--> Abstracts: Anomalous Carbonate Precipitates: Precambrian Analogs for Paleozoic Cementstones <BR>, by GROTZINGER, JOHN P.; #90938 (1997)

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Abstracts: Anomalous Carbonate Precipitates: Precambrian Analogs for Paleozoic Cementstones


Patterns of early diagenesis in carbonate rocks strongly influenced fluid pathways for later diagenesis and, consequently, reservoir quality. Prior to the advent of calcifying nannoplankton in the Jurassic, there appear to have been distinct times when great quantities of pore-filling marine cements were precipitated; in some cases these precipitates also directly encrusted the sea floor as a primary depositional component. Late Permian reefs of the Capitan complex, west Texas; the Magnesian Limestone, England; Chuenmuping reef, south China; and elsewhere contain anomalously large volumes of aragonite and calcite marine cements and sea-floor crusts, as well as abundant microbial precipitates. These components strongly influenced reef growth and may have been responsible for the construction of rigid, open reefal frames in which bryozoans and sponges became encrusted and structurally reinforced. In some cases, such as the upper biostrome of the Magnesian Limestone, precipitated microbiolites and inorganic crusts were the primary constituents of the reef core. These microbial and inorganic reefs do not have modern marine counterparts; on the contrary, their textures and genesis are best understood through comparison with the older rock record, particularly that of the early Precambrian.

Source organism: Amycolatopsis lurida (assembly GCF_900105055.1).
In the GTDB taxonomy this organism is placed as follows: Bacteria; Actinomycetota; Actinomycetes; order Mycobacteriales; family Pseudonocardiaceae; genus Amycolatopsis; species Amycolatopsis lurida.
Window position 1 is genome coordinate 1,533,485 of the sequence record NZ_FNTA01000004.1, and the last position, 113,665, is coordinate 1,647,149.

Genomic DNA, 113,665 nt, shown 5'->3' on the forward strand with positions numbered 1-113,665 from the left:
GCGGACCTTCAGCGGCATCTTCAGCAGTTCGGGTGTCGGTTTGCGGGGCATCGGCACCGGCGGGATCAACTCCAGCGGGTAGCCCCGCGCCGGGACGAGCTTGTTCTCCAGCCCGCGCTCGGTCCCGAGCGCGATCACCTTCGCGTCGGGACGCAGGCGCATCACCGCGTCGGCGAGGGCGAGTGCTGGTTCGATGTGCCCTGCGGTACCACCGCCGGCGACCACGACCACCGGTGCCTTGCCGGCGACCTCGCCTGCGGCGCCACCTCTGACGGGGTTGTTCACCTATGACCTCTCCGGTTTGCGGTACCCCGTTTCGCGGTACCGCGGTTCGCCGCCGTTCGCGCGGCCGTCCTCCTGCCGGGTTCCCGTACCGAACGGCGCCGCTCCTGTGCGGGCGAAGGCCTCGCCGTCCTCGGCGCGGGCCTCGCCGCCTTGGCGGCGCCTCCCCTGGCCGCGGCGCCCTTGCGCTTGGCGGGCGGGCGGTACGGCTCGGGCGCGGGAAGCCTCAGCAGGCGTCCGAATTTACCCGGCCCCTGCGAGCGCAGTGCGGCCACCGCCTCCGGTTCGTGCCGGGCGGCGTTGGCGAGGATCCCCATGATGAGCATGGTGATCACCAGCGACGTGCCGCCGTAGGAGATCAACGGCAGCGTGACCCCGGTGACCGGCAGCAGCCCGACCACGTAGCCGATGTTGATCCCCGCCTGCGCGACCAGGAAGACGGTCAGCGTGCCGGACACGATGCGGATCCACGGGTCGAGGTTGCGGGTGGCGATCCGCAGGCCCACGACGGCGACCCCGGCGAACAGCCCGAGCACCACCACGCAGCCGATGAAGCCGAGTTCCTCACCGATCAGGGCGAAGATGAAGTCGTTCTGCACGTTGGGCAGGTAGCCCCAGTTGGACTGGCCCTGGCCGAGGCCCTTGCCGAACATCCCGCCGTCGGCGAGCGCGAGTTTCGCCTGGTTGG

Early Precambrian reefal facies are interpreted to have formed in a stratified ocean with anoxic deep waters containing high concentrations of dissolved inorganic carbon. Upwelling mixed deep and surface waters, resulting in massive sea-floor precipitation of aragonite and calcite. The anomalous late Permian sea-floor precipitates are interpreted as the product of several important processes. Massive carbonate precipitation was favored by (1) reduced shelf space for carbonate precipitation, (2) increased flux of Ca to the oceans during increased continental erosion, (3) deep basinal anoxia that generated upwelling waters with elevated alkalinites, and (4) further evolution of ocean water in the restricted Delaware, Zechstein, and other basins. Temporal coincidence of these processes resulted in surface seawater that was greatly supersaturated by Phanerozoic standards and whose only precedents occurred in Precambrian oceans.

AAPG Search and Discovery Article #90938©1997-1998 AAPG Distinguished Lecturers